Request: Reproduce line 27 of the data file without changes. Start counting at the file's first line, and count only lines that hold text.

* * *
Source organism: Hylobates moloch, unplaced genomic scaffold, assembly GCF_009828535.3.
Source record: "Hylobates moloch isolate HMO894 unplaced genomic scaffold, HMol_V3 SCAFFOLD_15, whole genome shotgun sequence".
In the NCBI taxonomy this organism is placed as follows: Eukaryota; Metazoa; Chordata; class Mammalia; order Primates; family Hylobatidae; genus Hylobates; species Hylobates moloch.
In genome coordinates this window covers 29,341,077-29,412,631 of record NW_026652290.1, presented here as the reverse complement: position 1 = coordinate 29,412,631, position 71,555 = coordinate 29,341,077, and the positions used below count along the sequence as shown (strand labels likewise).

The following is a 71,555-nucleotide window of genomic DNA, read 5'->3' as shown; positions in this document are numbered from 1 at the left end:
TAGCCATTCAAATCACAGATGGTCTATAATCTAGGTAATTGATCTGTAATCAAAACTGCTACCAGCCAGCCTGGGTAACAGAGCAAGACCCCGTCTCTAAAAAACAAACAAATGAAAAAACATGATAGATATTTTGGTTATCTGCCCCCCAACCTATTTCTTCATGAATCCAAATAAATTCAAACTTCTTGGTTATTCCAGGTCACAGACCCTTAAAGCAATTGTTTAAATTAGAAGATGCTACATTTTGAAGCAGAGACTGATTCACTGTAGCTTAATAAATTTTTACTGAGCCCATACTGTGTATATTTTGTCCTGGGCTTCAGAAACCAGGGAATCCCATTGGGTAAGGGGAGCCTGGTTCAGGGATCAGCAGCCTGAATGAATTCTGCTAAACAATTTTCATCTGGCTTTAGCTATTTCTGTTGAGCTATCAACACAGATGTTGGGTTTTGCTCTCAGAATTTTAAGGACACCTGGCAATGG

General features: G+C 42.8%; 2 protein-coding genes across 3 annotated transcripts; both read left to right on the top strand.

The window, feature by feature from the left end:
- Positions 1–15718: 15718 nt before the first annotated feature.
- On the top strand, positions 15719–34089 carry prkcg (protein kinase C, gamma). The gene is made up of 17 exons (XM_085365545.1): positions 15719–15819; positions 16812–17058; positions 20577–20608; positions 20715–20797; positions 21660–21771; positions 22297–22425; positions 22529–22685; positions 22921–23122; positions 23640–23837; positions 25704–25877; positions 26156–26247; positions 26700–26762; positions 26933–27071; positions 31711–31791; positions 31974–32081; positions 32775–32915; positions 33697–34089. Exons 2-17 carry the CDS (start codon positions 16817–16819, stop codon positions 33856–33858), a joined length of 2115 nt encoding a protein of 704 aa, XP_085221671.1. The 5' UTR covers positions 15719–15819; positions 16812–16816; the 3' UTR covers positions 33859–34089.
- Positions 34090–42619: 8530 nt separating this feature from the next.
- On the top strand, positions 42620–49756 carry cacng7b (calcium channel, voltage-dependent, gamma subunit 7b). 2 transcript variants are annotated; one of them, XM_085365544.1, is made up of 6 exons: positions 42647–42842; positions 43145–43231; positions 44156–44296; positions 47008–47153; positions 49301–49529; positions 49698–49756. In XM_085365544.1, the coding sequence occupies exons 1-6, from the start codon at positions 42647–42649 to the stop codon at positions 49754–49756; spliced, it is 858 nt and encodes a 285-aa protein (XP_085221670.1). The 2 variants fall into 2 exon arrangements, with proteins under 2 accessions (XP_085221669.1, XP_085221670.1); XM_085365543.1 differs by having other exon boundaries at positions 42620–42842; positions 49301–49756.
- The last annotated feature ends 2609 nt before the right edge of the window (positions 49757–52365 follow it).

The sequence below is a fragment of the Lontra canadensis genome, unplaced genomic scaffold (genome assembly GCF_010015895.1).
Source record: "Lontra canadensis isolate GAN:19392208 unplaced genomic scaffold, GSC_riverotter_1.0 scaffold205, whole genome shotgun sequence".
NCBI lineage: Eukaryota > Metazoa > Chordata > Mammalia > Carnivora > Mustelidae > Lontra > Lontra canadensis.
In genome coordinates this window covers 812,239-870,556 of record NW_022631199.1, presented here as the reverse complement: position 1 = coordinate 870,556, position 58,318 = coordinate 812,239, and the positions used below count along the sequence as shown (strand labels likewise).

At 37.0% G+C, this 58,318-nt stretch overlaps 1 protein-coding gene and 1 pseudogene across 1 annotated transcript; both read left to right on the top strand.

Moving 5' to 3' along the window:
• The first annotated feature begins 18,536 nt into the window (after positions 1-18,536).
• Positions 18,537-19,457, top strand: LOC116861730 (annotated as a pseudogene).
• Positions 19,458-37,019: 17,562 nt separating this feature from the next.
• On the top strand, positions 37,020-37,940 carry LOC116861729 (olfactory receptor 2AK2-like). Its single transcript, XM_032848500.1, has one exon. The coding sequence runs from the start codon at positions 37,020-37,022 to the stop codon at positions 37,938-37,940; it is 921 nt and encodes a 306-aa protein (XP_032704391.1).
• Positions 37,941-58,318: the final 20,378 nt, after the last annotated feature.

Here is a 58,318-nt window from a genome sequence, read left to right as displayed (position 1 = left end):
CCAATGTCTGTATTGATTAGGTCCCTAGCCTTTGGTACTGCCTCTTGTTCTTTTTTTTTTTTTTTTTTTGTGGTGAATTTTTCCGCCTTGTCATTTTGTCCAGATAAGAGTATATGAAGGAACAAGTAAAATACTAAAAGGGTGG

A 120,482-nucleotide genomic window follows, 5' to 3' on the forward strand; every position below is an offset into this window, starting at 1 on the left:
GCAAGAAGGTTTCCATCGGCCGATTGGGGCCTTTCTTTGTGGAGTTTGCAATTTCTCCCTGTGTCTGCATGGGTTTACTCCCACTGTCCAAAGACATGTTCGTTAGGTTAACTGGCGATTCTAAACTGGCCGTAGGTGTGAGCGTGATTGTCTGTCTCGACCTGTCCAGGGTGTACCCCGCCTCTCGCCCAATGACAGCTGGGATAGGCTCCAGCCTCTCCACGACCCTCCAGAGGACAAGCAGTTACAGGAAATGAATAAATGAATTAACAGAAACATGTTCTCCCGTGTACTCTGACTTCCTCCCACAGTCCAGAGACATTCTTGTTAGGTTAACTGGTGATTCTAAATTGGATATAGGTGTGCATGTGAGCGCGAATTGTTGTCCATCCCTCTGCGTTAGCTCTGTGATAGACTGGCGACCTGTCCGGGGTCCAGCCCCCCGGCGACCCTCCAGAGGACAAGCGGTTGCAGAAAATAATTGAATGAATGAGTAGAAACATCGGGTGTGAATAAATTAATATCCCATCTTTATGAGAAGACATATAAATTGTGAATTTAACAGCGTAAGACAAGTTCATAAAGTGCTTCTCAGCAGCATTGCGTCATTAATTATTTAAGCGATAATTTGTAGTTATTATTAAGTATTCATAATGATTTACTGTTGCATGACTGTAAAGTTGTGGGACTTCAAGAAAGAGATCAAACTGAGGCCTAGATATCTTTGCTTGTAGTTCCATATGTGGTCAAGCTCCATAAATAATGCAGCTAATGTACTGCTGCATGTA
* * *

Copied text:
A 120,482-nucleotide genomic window follows, 5' to 3' on the forward strand; every position below is an offset into this window, starting at 1 on the left: